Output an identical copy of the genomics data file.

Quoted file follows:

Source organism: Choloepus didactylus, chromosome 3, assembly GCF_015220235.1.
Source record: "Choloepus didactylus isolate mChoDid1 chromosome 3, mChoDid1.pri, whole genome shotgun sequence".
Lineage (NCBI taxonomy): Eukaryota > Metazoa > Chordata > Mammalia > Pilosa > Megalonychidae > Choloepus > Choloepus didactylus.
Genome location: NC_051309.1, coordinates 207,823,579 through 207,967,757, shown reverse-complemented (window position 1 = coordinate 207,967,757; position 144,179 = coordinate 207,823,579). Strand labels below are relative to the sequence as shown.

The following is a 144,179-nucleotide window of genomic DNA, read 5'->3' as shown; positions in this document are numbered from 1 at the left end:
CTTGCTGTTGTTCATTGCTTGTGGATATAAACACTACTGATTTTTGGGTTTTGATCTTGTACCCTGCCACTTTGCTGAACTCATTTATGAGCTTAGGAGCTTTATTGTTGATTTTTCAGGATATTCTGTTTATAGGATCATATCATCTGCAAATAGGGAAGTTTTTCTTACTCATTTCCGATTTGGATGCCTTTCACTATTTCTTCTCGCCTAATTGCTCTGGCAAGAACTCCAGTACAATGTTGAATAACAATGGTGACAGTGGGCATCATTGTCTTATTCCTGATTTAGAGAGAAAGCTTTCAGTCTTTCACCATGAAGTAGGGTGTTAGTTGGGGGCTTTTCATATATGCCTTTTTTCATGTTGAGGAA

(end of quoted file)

Source organism: Choloepus didactylus, chromosome 3, assembly GCF_015220235.1.
Source record: "Choloepus didactylus isolate mChoDid1 chromosome 3, mChoDid1.pri, whole genome shotgun sequence".
Lineage (NCBI taxonomy): Eukaryota > Metazoa > Chordata > Mammalia > Pilosa > Megalonychidae > Choloepus > Choloepus didactylus.
Genome location: NC_051309.1, coordinates 207,823,579 through 207,967,757, shown reverse-complemented (window position 1 = coordinate 207,967,757; position 144,179 = coordinate 207,823,579). Strand labels below are relative to the sequence as shown.

The following is a 144,179-nucleotide window of genomic DNA, read 5'->3' as shown; positions in this document are numbered from 1 at the left end:
CTTGCTGTTGTTCATTGCTTGTGGATATAAACACTACTGATTTTTGGGTTTTGATCTTGTACCCTGCCACTTTGCTGAACTCATTTATGAGCTTAGGAGCTTTATTGTTGATTTTTCAGGATATTCTGTTTATAGGATCATATCATCTGCAAATAGGGAAGTTTTTCTTACTCATTTCCGATTTGGATGCCTTTCACTATTTCTTCTCGCCTAATTGCTCTGGCAAGAACTCCAGTACAATGTTGAATAACAATGGTGACAGTGGGCATCATTGTCTTATTCCTGATTTAGAGAGAAAGCTTTCAGTCTTTCACCATGAAGTAGGGTGTTAGTTGGGGGCTTTTCATATATGCCTTTTTTCATGTTGAGGAA